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Formulas 4: Nearest-Neighbor Spacing Between Shapes



This more advanced example finds the nearest-neighboring for each shape in a pattern. It reports which shape is the nearest-neighbor shape, and the center-to-center distance to that shape.  In a further analysis, the image is divided into quadrants by another formula script, and the average nearest-neighbor distance by quadrant is computed, to assess how uniformly the shapes' nearest-neighbor spacings are distributed in each quadrant.  All of this analysis is performed using ProSEM formulas. 




Measurement Example: Find Nearest-Neighbor Distance

Consider this array of randomly-positioned circles. The task at hand is for each circle, find the shape with the shortest nearest-neighbor distance, that is, which shape has the shortest distance between the center of this circle and the center of another circle in the image.    

 sem image

The procedure for this analysis is:

1) Setup measurement of a single circle, by setting the ROI to surround a single circle, and setting the Feature Type to Circle.

2) Use the Find Similar button to have ProSEM find all circles within the image. 

sem image with measurements

3) Next, setup a formula for finding which finds the nearest neighbor for a shape.


// Find the shortest Euclidean distance to the nearest-neighbor object, by center positions.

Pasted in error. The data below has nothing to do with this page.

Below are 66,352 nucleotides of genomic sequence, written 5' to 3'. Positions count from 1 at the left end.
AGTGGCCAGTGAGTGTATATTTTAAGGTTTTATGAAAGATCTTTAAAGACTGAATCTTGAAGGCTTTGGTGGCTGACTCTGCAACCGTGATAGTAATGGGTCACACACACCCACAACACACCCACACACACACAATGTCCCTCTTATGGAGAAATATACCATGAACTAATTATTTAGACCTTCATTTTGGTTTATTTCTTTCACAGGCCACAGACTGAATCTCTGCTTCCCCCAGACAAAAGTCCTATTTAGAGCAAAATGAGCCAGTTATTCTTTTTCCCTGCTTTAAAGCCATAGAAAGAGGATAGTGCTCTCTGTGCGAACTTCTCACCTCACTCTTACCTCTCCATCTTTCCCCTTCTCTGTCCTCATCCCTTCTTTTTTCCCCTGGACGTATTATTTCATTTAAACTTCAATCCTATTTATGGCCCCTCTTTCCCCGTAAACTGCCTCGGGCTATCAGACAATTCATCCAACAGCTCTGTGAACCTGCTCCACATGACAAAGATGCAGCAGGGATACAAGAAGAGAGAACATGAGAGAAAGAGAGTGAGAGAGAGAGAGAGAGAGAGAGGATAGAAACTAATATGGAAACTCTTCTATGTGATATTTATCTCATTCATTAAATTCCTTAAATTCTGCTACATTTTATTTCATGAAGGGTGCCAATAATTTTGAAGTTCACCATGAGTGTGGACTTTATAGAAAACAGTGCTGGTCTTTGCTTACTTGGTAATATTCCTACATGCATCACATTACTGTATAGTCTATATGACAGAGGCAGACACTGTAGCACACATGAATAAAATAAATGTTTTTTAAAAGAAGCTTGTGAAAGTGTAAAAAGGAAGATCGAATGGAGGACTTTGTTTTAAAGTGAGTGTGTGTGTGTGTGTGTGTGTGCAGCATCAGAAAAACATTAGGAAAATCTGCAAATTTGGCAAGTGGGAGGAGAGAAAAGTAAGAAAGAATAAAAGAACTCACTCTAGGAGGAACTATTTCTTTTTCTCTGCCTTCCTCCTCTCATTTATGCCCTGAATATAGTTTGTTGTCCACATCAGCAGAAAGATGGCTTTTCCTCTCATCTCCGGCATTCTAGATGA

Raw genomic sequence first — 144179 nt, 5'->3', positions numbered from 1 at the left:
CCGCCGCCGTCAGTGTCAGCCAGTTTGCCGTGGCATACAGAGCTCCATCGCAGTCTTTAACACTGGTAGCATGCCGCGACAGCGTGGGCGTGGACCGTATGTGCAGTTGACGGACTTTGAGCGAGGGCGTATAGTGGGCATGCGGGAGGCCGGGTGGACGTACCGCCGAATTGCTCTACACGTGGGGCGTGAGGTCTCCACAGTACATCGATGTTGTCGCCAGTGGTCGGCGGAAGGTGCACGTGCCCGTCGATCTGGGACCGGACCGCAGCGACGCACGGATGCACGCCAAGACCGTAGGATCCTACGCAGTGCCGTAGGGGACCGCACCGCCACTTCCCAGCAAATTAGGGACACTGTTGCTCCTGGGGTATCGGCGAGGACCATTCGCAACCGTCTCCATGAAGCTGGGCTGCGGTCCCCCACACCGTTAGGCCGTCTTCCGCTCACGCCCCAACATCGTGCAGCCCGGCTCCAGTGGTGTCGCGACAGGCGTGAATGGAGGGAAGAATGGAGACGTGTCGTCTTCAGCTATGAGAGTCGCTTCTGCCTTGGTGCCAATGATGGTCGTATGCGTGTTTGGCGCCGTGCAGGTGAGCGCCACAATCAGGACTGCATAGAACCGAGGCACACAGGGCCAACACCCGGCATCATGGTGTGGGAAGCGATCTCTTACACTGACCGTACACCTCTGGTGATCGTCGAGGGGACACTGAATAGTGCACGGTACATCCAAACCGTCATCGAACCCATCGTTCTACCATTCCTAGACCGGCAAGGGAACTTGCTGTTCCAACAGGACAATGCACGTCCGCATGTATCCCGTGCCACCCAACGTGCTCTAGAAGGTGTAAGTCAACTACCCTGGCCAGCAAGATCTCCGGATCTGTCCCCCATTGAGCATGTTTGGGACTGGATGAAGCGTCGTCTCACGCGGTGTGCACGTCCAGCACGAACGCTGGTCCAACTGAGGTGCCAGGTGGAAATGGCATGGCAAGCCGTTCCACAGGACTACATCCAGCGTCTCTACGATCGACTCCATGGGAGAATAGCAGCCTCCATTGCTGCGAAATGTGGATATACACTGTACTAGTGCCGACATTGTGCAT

//   This example script provided as-is by GenISys GmbH. 
// There is no expectation on the ordering of the objects; all objects are evaluated for distance.  As a consquence, 
// each distance is reported twice, once for each object, A-to-B and B-to-A. 
var DistanceM1M2 = function(a, b) {
    // Returns the Euclidean distance between the center positions of two objects
    xdist = a.CenterX - b.CenterX;
    ydist = a.CenterY - b.CenterY;
    dist = Math.sqrt((xdist * xdist) + (ydist * ydist));
    return dist
// Some error checking...
if (this.hasOwnProperty('CenterX')) { // only try to find the center if this object has a center to find.
    var measurementCount = group.length;
    if (measurementCount > 1) {
        // hold the minimum distance found, and the label of that nearest neighbor.   (the label is really just for script debugging.)
        var minDist = 999999.9;
        var minDistID = "";
        for (var i = 0; i < measurementCount; i++) {
            // step through each measurement, compute distance to each, and store minimum.
            if ((label != group[i].label) && (group[i].label.hasOwnProperty('CenterX'))) { // don't compute distance to itself
                thisDist = DistanceM1M2(this, group[i]);
                if (thisDist < minDist) {
                    minDist = thisDist;
                    minDistID = group[i].label;
        //   Output the answer, or an error message.
        minDist; // this line outputs the distance
        //minDistID;  // this line outputs the label of the nearest neighbor
    } else {
        "Need > 1 shape."
} else {